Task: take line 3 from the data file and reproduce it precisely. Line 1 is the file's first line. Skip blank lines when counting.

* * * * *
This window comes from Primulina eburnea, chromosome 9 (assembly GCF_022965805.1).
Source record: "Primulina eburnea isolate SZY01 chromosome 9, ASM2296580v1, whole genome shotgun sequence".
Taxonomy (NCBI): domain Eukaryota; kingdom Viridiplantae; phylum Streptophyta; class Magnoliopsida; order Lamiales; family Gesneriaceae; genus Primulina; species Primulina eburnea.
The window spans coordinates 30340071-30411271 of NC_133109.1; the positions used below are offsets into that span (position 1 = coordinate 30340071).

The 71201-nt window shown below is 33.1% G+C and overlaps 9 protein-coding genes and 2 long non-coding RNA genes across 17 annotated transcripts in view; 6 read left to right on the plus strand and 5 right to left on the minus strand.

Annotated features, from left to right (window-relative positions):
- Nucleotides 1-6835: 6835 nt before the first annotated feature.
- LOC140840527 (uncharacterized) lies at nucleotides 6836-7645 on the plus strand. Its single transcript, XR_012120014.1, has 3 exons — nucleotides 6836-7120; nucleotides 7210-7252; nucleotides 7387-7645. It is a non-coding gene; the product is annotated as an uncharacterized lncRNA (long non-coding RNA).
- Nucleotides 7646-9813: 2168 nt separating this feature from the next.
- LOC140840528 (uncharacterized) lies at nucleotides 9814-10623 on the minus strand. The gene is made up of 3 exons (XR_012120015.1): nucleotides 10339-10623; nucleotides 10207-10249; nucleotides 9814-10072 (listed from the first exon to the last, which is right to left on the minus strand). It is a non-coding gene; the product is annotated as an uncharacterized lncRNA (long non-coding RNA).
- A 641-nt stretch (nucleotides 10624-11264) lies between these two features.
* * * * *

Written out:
Taxonomy (NCBI): domain Eukaryota; kingdom Viridiplantae; phylum Streptophyta; class Magnoliopsida; order Lamiales; family Gesneriaceae; genus Primulina; species Primulina eburnea.